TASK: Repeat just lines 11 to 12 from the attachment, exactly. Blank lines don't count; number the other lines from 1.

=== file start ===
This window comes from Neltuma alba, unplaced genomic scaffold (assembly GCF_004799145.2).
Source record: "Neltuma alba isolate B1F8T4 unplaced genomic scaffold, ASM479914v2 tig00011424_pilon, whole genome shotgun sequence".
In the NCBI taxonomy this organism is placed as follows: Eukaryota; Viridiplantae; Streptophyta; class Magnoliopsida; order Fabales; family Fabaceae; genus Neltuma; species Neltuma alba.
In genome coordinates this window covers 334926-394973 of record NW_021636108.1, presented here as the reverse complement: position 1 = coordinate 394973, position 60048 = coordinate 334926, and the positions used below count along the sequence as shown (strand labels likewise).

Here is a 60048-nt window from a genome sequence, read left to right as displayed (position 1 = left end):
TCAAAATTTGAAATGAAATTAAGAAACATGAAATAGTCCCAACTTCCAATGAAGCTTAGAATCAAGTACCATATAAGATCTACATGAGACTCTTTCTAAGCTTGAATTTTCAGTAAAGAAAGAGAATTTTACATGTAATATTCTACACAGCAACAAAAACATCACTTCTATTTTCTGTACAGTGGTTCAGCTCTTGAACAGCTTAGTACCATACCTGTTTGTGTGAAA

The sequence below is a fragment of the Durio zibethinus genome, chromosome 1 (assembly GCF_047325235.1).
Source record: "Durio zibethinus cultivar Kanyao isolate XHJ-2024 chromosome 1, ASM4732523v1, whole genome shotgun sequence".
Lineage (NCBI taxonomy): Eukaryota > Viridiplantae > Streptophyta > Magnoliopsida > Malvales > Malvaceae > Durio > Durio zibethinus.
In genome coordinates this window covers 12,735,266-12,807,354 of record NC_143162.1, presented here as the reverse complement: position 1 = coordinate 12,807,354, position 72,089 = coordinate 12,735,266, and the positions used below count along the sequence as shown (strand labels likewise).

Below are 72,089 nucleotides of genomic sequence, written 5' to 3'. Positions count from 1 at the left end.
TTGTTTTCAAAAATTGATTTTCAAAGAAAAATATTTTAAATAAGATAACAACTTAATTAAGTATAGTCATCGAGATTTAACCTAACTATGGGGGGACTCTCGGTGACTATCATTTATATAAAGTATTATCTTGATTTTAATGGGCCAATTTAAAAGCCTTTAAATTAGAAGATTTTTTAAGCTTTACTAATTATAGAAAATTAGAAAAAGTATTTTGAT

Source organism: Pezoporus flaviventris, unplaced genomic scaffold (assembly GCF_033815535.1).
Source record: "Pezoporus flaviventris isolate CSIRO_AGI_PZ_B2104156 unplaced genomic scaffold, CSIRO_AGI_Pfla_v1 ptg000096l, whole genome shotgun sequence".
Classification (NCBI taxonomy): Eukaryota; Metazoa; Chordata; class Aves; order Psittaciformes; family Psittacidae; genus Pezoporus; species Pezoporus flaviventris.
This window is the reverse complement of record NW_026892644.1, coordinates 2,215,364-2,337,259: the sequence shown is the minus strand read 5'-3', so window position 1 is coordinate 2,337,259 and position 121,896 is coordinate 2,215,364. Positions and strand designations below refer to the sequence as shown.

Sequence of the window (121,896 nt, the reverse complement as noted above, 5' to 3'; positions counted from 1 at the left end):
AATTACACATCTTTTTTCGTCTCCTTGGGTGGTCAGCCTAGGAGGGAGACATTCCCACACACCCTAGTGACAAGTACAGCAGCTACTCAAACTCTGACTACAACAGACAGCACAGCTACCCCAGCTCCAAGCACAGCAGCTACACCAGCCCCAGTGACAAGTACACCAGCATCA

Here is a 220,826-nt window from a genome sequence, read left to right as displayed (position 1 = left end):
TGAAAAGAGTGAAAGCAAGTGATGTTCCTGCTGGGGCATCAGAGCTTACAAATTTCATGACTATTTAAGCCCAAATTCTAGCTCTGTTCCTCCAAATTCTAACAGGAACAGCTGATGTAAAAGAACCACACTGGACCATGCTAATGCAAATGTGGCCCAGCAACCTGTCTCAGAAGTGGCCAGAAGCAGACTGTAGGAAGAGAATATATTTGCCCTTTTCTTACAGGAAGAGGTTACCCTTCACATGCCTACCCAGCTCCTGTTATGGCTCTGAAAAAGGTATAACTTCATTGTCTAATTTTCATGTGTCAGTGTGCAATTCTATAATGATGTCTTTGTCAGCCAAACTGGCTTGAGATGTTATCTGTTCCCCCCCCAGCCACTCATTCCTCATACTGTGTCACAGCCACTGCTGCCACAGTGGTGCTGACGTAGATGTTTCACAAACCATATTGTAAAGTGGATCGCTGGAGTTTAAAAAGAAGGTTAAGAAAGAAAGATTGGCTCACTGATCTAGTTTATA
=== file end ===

Below are 72,089 nucleotides of genomic sequence, written 5' to 3'. Positions count from 1 at the left end.
TTGTTTTCAAAAATTGATTTTCAAAGAAAAATATTTTAAATAAGATAACAACTTAATTAAGTATAGTCATCGAGATTTAACCTAACTATGGGGGGACTCTCGGTGACTATCATTTATATAAAGTATTATCTTGATTTTAATGGGCCAATTTAAAAGCCTTTAAATTAGAAGATTTTTTAAGCTTTACTAATTATAGAAAATTAGAAAAAGTATTTTGAT